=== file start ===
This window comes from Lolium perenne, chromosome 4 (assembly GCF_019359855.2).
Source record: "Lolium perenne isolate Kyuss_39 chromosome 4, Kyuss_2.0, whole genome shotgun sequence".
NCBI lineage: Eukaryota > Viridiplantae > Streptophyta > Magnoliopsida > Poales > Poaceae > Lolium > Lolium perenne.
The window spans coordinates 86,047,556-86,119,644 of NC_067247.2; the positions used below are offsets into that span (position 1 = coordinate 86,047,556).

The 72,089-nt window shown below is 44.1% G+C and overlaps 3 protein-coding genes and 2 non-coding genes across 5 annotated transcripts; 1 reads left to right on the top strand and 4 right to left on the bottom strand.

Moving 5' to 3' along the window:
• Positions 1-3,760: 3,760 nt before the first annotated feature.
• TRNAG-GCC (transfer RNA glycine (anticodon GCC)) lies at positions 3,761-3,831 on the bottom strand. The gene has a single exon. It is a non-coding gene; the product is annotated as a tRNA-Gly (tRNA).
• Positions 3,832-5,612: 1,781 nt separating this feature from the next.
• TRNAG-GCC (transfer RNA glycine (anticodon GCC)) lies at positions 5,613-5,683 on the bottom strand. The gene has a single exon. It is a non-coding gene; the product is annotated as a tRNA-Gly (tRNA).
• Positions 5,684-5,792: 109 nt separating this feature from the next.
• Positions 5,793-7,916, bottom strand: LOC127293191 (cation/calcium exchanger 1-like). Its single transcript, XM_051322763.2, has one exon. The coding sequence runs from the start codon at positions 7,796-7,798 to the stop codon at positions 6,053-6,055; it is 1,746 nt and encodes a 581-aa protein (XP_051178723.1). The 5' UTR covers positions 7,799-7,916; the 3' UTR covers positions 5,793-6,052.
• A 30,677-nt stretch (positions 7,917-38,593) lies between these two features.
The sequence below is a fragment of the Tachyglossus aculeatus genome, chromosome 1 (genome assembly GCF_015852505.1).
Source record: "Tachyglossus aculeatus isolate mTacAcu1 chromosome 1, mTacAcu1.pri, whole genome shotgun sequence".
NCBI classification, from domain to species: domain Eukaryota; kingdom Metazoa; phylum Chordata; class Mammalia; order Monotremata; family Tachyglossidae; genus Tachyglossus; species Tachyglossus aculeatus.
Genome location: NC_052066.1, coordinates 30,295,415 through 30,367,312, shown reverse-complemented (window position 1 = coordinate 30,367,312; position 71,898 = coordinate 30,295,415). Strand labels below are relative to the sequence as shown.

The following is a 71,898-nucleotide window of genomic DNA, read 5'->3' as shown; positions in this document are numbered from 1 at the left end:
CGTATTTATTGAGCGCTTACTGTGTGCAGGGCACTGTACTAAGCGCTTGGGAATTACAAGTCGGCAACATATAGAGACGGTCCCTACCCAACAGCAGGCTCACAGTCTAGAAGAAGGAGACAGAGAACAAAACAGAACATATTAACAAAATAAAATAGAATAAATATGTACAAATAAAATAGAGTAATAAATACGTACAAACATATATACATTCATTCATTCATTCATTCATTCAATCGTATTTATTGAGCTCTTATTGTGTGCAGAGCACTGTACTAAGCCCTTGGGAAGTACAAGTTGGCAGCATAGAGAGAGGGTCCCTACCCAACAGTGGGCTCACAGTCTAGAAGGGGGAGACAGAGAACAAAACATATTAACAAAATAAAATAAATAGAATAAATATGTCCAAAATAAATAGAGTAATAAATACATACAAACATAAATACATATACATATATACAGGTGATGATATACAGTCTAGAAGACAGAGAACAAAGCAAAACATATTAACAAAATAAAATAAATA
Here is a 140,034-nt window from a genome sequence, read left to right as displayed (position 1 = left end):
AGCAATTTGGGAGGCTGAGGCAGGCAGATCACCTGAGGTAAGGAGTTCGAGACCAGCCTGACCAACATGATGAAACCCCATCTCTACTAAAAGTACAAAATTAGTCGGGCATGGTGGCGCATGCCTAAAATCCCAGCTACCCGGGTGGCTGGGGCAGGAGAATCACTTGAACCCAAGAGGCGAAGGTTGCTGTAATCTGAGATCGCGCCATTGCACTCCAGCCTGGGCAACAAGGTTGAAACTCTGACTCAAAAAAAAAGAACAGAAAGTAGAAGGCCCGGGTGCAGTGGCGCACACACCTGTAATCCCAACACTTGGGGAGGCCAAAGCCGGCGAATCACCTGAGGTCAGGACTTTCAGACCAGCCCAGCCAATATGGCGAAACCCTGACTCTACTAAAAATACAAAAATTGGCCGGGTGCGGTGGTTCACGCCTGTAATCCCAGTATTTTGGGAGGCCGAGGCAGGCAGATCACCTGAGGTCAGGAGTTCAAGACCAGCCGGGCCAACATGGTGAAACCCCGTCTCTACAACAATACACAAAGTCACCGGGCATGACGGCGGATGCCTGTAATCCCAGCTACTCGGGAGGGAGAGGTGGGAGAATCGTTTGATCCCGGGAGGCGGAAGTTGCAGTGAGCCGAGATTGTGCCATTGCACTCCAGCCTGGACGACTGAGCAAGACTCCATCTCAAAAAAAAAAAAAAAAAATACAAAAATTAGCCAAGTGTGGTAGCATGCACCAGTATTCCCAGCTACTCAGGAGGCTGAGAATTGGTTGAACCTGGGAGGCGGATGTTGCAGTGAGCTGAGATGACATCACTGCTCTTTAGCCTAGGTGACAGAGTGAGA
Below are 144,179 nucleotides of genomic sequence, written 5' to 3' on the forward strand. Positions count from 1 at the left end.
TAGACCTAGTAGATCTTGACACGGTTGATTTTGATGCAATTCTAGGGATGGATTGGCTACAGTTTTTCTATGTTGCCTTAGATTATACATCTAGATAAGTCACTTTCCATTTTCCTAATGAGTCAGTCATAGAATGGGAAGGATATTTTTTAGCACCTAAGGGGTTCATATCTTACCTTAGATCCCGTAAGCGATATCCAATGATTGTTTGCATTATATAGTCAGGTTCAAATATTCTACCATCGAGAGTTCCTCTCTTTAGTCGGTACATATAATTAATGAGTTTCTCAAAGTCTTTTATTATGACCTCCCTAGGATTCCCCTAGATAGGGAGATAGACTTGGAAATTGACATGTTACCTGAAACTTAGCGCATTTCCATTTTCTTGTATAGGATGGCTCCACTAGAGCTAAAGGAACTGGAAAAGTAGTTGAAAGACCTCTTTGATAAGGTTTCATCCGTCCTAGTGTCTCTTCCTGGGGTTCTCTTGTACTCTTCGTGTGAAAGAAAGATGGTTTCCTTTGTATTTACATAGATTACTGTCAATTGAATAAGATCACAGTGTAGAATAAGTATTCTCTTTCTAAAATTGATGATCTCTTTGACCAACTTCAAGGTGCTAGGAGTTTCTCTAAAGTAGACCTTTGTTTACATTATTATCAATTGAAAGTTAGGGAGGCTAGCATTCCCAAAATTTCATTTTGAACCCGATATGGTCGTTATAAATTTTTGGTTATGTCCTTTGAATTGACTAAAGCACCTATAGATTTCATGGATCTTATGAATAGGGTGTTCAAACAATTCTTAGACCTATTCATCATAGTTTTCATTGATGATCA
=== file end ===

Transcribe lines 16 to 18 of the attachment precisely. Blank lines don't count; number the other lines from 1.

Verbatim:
NCBI classification, from domain to species: domain Eukaryota; kingdom Metazoa; phylum Chordata; class Mammalia; order Monotremata; family Tachyglossidae; genus Tachyglossus; species Tachyglossus aculeatus.
Genome location: NC_052066.1, coordinates 30,295,415 through 30,367,312, shown reverse-complemented (window position 1 = coordinate 30,367,312; position 71,898 = coordinate 30,295,415). Strand labels below are relative to the sequence as shown.

The following is a 71,898-nucleotide window of genomic DNA, read 5'->3' as shown; positions in this document are numbered from 1 at the left end: